Paris – “It is reasonable to believe in miracles,” David Ben-Gurion, the first Prime Minister of Israel, once said. Today’s Israelis do not seem to believe in miracles. Instead, more than ever before they are obsessed by nightmares, foremost among them, the prospect of a nuclear Iran.
To prevent a regime imbued with an absolute ideology from gaining possession of the “absolute weapon” is Israel’s paramount priority. Everything must be done, even a unilateral military strike, to prevent or at least delay Iran’s acquisition of such a weapon. This Israeli conviction on what it considers an existential issue stands in stark contrast with the fatalism that otherwise dominates Israelis’ thinking about themselves and their relations with the Palestinians.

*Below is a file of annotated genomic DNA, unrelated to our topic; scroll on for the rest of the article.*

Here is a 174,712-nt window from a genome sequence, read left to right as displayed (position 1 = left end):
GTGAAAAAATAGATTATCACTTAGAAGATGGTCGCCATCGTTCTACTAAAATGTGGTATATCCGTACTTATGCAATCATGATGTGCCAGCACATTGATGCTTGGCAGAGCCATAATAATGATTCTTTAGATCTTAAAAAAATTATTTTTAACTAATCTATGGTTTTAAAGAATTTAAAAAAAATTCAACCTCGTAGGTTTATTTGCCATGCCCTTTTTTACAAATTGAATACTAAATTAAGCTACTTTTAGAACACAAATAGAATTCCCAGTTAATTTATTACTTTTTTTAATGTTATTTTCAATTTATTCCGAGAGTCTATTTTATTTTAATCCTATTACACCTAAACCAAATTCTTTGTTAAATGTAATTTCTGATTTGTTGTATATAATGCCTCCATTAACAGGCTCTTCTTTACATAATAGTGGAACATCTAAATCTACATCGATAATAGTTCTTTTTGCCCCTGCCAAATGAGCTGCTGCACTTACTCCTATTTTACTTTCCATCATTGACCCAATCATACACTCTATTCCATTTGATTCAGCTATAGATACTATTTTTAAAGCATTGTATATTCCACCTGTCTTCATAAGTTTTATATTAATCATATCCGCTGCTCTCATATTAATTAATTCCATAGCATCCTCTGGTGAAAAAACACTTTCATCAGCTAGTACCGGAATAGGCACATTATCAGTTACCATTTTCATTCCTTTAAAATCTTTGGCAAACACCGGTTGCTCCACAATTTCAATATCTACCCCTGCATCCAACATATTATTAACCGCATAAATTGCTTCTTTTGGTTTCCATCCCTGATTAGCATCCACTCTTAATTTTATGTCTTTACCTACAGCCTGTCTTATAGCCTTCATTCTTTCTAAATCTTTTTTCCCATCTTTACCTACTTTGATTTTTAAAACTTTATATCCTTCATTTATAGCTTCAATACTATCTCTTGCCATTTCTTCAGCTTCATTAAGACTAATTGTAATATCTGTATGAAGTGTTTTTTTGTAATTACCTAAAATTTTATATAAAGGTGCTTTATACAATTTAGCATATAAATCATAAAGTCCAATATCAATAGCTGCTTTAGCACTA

How is this fatalism manifesting itself, where does it come from, and what can be done to transcend it?
These questions are important, because “fatalism” has become a major obstacle that must be overcome by anyone seriously interested in bringing peace to the region. For this fatalism is a strong card in the hands of someone such as Israeli Prime Minister Benjamin Netanyahu, who is intent on preserving the status quo . A majority of Israelis would probably back a preventive attack on Iran and satisfy themselves with the preservation of the status quo in relations with the Palestinians.